5 Ways to Profit From Legal Marijuana

By Brittany Lyte on 16 July 2015 0 comments

Legal marijuana raked in $700 million for the state of Colorado last year. By 2016, it's expected to flourish into a billion dollar business. That doesn't even begin to scratch the surface, though, since bong and pipes sales and tourist spending at hotels and restaurants are absent from that figure. And as marijuana is legalized in more states and jurisdictions, the opportunity to profit will only grow.

So how can you capitalize on weed?

1. Land Bank Prime Tracts of Farmland

Marijuana doesn't grow on trees. It grows in the ground, and as the legal weed business blossoms, growers will be looking for real estate on which to sow their seeds. Tennessee, Kentucky, Virginia, and the Carolinas are popular states for tobacco growers. If you're in a position to increase your land holdings, you might want to consider investing in farmland in one of these states, since experts say it's likely many weed growers will look to former tobacco farms for their land holdings. California's another good bet. As weed growers look to expand their acreage, the value of land for growing operations is expected to soar.

2. Invest in Marijuana Stocks

In 2014, publically traded marijuana companies experienced double digit gains. That's a good indication that the time is right to invest your green in the weed industry. The ArcView Group, a cannabis industry investment and research firm, predicts a 33% rise in marijuana sales this year — from $2.7 billion in 2014 to $3.5 billion in 2015. The potential for future growth is huge. "Big tobacco, big pharma, even big agriculture companies are starting to kick the tires to see where the opportunities are," said Chris Walsh, managing editor of Marijuana Business Daily. "If full legalization happens, you'll see a surge of companies from other industries get involved."

3. Land a Job in the Cannabis Industry

There are an estimated 7,500 to 10,000 marijuana industry jobs right now in Colorado — it's the fastest growing industry in the state. This rapid growth is generating hundreds of new jobs a year. In addition to weed trimming and store clerk gigs, there are managerial roles, information science opportunities, and event promotion jobs. You can easily peruse the opportunities at 420 Careers. Working in the weed business may be more highbrow than you think.

4. Become a Weed Entrepreneur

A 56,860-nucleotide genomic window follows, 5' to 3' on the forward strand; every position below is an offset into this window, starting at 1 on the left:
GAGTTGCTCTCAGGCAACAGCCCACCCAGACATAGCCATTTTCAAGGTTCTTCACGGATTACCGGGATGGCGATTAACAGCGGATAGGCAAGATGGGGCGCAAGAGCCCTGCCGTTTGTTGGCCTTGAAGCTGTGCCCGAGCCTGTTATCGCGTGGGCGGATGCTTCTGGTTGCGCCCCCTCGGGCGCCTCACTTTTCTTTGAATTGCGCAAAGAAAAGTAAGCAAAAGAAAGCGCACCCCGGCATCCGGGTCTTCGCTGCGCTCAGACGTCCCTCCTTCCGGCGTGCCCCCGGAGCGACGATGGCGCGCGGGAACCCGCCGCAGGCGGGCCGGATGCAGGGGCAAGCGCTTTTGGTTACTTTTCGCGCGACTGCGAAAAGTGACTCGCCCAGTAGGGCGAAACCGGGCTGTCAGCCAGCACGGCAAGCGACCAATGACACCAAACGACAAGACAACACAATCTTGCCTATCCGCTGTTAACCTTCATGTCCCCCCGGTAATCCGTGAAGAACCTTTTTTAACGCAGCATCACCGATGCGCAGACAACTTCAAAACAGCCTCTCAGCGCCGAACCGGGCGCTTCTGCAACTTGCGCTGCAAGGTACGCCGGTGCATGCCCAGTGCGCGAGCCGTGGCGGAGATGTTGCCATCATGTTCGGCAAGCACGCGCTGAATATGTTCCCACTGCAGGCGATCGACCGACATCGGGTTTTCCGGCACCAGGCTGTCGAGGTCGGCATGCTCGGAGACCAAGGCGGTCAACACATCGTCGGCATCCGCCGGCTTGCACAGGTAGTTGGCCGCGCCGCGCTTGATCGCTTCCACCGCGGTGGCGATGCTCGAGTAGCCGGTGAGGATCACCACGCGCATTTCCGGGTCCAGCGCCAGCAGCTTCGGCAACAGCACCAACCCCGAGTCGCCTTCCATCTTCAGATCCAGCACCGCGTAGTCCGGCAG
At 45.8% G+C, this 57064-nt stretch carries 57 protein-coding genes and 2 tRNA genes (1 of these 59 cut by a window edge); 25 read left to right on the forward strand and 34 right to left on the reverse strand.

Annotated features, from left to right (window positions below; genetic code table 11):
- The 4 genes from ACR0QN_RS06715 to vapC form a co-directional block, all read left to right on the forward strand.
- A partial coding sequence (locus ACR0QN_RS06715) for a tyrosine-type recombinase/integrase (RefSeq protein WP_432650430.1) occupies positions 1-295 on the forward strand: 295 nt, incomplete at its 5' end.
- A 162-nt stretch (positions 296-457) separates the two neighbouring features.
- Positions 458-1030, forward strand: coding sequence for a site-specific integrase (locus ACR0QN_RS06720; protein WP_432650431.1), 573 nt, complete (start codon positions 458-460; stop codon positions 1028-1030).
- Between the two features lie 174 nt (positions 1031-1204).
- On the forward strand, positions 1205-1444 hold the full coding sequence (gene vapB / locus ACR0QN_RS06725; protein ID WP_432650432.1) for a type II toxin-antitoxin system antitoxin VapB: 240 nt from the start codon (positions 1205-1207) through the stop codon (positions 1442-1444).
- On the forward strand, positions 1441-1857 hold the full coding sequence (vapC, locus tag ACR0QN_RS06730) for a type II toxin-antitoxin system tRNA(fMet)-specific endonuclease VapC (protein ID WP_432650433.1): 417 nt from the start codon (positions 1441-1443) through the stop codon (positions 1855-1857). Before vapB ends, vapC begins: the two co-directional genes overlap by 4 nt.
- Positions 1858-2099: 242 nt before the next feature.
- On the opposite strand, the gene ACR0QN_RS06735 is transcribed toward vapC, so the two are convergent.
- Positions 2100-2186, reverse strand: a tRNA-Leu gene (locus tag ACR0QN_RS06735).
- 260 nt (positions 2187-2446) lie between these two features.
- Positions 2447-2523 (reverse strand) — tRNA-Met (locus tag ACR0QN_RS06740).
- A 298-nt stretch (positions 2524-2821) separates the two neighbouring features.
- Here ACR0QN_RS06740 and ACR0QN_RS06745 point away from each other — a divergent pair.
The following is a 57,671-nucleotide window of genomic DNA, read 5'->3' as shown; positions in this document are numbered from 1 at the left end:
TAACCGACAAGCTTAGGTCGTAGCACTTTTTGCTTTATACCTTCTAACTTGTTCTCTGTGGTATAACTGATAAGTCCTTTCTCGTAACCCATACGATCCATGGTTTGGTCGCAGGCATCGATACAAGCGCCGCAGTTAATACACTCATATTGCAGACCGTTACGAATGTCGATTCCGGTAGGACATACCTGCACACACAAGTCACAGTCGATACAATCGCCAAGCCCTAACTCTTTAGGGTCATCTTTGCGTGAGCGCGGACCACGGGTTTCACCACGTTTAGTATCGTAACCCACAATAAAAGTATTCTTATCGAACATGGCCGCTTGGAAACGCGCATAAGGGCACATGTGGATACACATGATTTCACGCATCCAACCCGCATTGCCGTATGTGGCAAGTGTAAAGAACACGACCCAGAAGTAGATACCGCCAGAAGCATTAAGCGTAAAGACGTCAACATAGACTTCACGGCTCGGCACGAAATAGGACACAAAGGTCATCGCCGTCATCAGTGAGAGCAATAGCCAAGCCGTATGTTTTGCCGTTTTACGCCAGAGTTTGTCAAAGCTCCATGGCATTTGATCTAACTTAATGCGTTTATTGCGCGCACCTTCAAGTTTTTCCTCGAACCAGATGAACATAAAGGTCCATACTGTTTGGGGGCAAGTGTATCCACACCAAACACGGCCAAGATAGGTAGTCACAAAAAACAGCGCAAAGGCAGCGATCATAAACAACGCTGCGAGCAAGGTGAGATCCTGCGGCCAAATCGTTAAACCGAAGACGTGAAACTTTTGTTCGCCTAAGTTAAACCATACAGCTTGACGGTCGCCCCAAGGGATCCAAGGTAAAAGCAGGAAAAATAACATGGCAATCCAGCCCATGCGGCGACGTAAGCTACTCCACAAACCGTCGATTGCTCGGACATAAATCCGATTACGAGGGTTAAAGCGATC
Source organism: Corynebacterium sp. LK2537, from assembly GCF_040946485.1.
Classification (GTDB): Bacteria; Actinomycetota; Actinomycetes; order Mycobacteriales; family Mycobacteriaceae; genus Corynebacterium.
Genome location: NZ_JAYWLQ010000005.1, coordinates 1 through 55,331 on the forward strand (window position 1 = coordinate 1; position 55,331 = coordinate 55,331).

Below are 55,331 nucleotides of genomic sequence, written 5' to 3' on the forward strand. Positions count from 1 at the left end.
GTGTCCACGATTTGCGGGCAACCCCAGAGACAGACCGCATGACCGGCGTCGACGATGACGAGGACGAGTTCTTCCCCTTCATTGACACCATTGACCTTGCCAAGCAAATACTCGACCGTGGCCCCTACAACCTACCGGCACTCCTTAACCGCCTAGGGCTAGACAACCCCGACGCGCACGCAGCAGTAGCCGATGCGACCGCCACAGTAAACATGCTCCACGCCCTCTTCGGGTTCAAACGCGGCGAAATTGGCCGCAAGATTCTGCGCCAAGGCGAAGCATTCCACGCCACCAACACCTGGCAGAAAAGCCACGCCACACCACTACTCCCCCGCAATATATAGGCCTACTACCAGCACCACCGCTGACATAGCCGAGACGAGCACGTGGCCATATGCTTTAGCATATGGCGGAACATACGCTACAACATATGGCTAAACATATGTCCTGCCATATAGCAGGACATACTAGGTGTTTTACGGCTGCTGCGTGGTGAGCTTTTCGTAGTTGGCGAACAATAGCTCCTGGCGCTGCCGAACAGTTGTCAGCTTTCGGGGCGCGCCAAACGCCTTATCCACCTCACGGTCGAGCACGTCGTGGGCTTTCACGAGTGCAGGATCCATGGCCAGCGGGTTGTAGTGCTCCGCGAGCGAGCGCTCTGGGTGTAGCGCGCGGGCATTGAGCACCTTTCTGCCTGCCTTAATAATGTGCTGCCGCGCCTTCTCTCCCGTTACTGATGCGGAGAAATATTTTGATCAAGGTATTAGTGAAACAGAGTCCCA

Apart from the growing and selling of marijuana, there's endless opportunity to cash in on the weed business as an entrepreneur. Legalization has sprouted a burgeoning marijuana packaging and accessories industry. Demand is high for new and innovative projects. A company named Pottles, for example, makes airtight, smell-proof pot containers. Stink Sack vends child-resistant pot packaging.

The Bureau — a self-funded start-up founded in 2012 with $60,000 and a $500,000 angel investment — sells stylish, design-driven weed packaging with features like embossed glass, treated wood, and secret compartments. Yahoo! Finance reports that the founders expect their company, which launched this year, to be profitable by the end of its first 12 months in business. "I was, and still am, surprised to see that cannabis is sold in plastic baggies, repurposed plastic pop-top containers, and other methods that more closely mirror the days where cannabis was only available on a street corner," The Bureau founder Josh Gordon says.

5. Become a Legalization Lobbyist

Michael Correia is the marijuana industry's first full-time lobbyist. He certainly won't be the last. In 1969, only 12% of the country supported the legalization of marijuana, the Washington Post reports. Last year, that number was 58%. The growing desire for legalization, coupled with the small number of places within the U.S. where the drug is legal, is creating a new niche for folks with the skill to persuade lawmakers to support America's newest industry boon. "It's really a legitimate and respected force now," says Rep. Jared Polis (D-Colo.), one of the leading voices on marijuana legalization in the House.

Have you considered a job in the pot industry? How about an investment?

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